The average home in the United Kingdom and the United States contains about 10 smart devices, according to data from Statista.
However, this figure is expected to skyrocket as more and more appliances from smart speakers and security cameras to washers and even kettles incorporate Wi-Fi.
There’s a good chance you’ve wondered how many devices can connect to your broadband router at once and what would happen if you exceeded the router’s capacity.
To put it briefly, this is something that varies from router to router.
Most Routers Can Support 250 or So Devices
A home router may, in theory, support up to 254 clients simultaneously. The reason for this is that it can only give out IP addresses between 192.168.1.0 and 192.168.1.255.
Even though your home router might assign a different address, the concept is the same. However, not all possible IPv4 addresses in the range of 0-255 are currently available.
As a first step, the router needs an IP address, and it’s usually configured to assign from a smaller pool, saving some for devices with fixed IP needs which means it gets the same address every time the router or device is restarted, essentially.
What’s the Real-World Number of Devices You Can Connect To The Same Router?
That’s the principle, anyway; in practice, most routers have a far lower limit. Again, verify with the manufacturer to be sure, but it might be anything from 10 very rare to 150.
Because all nodes in a mesh network share the same IP address range, the theoretical limit on the number of connected devices remains the same.
While a single router may be able to handle 32 devices, three router nodes in a mesh system can each handle 32 devices, for a grand total of nearly 100.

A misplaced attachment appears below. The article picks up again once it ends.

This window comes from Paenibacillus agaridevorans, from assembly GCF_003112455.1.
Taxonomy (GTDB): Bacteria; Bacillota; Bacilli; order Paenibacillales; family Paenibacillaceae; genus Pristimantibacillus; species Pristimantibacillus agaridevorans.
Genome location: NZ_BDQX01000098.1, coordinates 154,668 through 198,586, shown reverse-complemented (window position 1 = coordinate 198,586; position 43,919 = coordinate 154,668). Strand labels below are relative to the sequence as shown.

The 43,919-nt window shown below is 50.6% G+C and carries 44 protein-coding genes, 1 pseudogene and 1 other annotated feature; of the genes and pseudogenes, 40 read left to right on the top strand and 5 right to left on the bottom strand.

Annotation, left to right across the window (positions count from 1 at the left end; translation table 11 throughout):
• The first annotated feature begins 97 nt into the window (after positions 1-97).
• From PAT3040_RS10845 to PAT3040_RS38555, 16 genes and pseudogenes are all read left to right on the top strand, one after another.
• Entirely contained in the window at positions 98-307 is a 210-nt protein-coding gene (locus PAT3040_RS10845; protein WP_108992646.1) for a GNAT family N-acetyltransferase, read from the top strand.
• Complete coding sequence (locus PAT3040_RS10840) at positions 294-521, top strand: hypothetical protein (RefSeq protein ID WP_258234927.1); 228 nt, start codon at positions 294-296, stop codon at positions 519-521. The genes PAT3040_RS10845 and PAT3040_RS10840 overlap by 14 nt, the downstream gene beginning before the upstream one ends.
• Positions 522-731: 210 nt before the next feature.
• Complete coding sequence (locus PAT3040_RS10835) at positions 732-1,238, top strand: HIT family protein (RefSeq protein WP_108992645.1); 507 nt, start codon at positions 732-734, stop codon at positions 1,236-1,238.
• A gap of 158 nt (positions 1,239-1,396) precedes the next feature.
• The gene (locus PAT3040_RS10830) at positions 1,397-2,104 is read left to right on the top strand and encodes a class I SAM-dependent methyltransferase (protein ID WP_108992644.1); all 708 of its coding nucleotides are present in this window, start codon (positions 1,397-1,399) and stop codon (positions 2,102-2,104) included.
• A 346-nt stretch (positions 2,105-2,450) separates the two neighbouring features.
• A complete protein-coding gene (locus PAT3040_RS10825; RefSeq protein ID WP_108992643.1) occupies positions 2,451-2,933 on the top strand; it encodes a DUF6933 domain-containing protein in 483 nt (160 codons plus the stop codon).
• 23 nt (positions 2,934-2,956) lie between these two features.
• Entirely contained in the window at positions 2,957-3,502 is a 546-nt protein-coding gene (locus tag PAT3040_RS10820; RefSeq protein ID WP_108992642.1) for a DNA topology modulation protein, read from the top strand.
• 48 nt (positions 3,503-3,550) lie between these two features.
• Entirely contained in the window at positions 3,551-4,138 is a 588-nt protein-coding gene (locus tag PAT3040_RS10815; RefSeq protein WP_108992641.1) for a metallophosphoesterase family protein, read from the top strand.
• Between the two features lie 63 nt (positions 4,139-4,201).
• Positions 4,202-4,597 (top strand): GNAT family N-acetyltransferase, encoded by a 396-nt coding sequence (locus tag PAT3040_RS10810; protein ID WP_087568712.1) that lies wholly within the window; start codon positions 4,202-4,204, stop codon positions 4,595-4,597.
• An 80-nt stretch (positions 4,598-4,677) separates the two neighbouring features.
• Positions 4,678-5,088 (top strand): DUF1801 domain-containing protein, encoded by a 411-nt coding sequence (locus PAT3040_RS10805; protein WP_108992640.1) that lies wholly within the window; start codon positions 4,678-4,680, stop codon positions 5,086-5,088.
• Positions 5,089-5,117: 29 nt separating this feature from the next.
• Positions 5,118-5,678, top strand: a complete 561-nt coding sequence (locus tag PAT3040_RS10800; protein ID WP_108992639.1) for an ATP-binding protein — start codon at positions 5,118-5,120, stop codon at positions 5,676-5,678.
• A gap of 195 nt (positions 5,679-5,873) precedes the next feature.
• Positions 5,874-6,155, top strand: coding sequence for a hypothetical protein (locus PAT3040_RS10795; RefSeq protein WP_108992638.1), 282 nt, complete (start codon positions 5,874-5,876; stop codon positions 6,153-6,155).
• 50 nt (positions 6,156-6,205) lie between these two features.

It’s improbable that even the most tech-heavy smart houses will have that many devices for quite some time.
There are also home routers that can support more than a hundred gadgets requiring an online connection.
Amazon’s Eero claims to accommodate 128 devices per node, whereas Linksys’s Wi-Fi 6 Velop can handle 50.
It’s crucial to realize that the compatibility of your Wi-Fi router and devices is also influenced by the type of Wi-Fi they support.
Wi-Fi 5 and Wi-Fi 6 are the latest generations of Wi-Fi, and they’re built to support more devices online at once.
Your router and all of your connected gadgets should ideally be able to communicate using the latest Wi-Fi standard, but in practice, you’ll likely have a mishmash of models.
So, your router has to work hard to accommodate everyone who needs to use the internet at the same time.
Many routers have a feature that lets you give certain devices priority on the network.
Prioritizing activities where interruptions or delays will cause you the most frustration include video streaming and online gaming.
However, it is not absolutely crucial that a file or web page downloads quickly.
How Many Wired Devices Can I Connect To A Router?
Most routers support three types of networks: wired Ethernet, wireless 2.4GHz and 5GHz, and combined.
Do not assume that your router only supports four wired devices since there are only four ports; each of them may have its own limitations.
Each port can be used to connect an Ethernet hub, which can add up to four more ports.
When you run out of ports for your wired devices, this is a simple and inexpensive solution.
In theory, there are sufficient IP addresses for 250 wired devices to be connected to a single router.